American Ballet Theatre, Symphonie Concertante/The Dream (Metropolitan Opera House, Lincoln Center, Monday-Thursday). Frederick Ashton’s one-act version of A Midsummer Night’s Dream isn’t as choreographically or structurally innovative as George Balanchine’s full-evening ballet, but it has a sweetness and charm all its own. ABT is pairing it with one of the few dances made by Balanchine to a Mozart score, set to the great double concerto for violin and viola (TT).
Archives for May 18, 2007
Bill Charlap Trio, Live at the Village Vanguard (Blue Note). This handsomely recorded set, which contains such Charlap standbys as “My Shining Hour,” Gerry Mulligan’s “Rocker,” and Jim Hall’s “All Across the City,” is the next best thing to hearing the best of all possible mainstream jazz piano trios in a club. It’s their finest recording since Written in the Stars, the breakout album that made Charlap a name seven years ago (TT).
My summer playgoing began last week with a visit to Chicago, where I saw performances by Chicago Shakespeare Theater, the Court Theatre, and the House Theatre of Chicago. All are reviewed in this morning’s Wall Street Journal:
Shakespeare never wrote a tougher play than “Troilus and Cressida.” Is it a comedy or a tragedy–or both? It all depends on how you direct it. When Barbara Gaines, the founder and artistic director of Chicago Shakespeare Theater, first produced this knotty tale of love and death in the Trojan War, she emphasized the romance. Now she’s wrapping up her company’s 20th anniversary season with an opulently violent “Troilus” staged with breathtaking speed and concentration and climaxing in the best battle scene I’ve ever seen on a stage.
This is a wartime “Troilus” with a hard political edge–the main set piece is a blood-soaked obelisk reminiscent of the Washington Monument–but Ms. Gaines has taken care not to wear her opinions on her sleeve. Instead, she lets Shakespeare do the talking: “And appetite, an universal wolf,/So doubly seconded with will and power,/Must make perforce an universal prey,/And last eat up himself.” You’re more than welcome to draw parallels with the war in Iraq if you wish, but it’s no less acceptable to approach Ms. Gaines’ “Troilus” as a broader parable of man’s monstrosity to man….
The phenomenal success of Lincoln Center Theater’s production of Tom Stoppard’s “The Coast of Utopia” has made regional theater directors Stoppard-conscious. I plan to spend the next couple of months reporting on a string of American revivals of his plays, and I’m happy to say that the first show on my list, the Court Theatre’s blithe and incisive mounting of “Arcadia,” is an extraordinarily fine piece of work….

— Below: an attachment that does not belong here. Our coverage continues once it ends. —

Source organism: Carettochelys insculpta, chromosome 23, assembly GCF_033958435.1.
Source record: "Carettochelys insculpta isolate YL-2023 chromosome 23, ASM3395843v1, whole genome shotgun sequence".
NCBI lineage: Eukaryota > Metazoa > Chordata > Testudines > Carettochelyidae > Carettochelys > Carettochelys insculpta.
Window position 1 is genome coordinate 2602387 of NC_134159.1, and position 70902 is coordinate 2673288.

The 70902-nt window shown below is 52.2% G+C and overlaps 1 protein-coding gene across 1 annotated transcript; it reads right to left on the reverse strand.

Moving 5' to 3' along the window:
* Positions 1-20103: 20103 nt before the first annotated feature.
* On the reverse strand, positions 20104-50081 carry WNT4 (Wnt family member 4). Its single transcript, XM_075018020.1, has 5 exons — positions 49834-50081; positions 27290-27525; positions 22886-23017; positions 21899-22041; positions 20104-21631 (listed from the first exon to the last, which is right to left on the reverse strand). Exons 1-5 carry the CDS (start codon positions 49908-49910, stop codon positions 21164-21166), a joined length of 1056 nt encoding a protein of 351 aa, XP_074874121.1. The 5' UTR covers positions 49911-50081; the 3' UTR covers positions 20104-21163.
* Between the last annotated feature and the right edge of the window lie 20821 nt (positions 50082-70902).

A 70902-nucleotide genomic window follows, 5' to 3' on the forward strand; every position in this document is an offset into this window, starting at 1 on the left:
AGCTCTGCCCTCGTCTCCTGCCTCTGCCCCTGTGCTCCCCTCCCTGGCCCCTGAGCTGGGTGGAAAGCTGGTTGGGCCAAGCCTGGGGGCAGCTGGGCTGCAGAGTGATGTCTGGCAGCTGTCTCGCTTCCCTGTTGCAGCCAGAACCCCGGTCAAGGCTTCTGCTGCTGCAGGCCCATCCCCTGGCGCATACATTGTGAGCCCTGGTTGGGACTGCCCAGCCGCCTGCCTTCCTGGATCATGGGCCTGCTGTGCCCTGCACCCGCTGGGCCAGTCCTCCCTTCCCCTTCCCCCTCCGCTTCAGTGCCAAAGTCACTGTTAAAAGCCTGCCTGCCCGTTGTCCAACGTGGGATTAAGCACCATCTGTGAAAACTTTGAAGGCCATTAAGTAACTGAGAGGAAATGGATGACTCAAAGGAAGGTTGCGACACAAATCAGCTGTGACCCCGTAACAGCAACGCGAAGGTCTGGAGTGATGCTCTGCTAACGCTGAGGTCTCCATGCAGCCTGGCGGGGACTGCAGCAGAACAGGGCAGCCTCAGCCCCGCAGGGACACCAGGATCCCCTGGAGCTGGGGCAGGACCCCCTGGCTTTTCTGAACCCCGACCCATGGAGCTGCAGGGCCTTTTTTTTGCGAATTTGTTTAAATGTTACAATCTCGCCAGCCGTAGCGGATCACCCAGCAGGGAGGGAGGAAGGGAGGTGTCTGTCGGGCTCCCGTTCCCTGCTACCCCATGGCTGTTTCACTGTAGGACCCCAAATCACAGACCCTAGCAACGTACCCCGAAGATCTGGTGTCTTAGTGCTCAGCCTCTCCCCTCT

In addition to well-established companies like Chicago Shakespeare and the Court, the Windy City has no shortage of small troupes whose productions are comparable in quality to the best that Off Off Broadway has to offer. I sang the praises of Remy Bumppo Theater Company in this space last September, and this time around a theater-savvy local steered me to the House Theatre of Chicago, a gaggle of twentysomethings who put on shows in a converted garage across the street from a North Side viaduct. (The lobby contains a bar and a pool table!)
You can’t get much farther off the beaten path than that, but Ben Lobpries’ “Hope Springs Infernal” is more than worth the extra mileage….
No link, so do the usual: either buy the paper or go here to subscribe to the Online Journal, which will give you instant access to my drama column and other art-related stories. (If you’re already a subscriber, the column is here.)
“The art of the theater–notoriously an ‘impure’ art–seems to be as close to the art of politics as it is to poetry, painting or music. The theater artist, whether actor or playwright, depends on the interest and support of an audience, just as the politician depends upon his constituency. The politician cannot practice his art at all without a grant from his constituency; and so he must first of all woo it. And the theater artist cannot practice his art without real people assembled before a real stage; a theater without an audience is a contradiction in terms. That is why both politics and the theater are necessarily so close to the public mood and the public mind of their times.”
Francis Fergusson, The Human Image in Dramatic Literature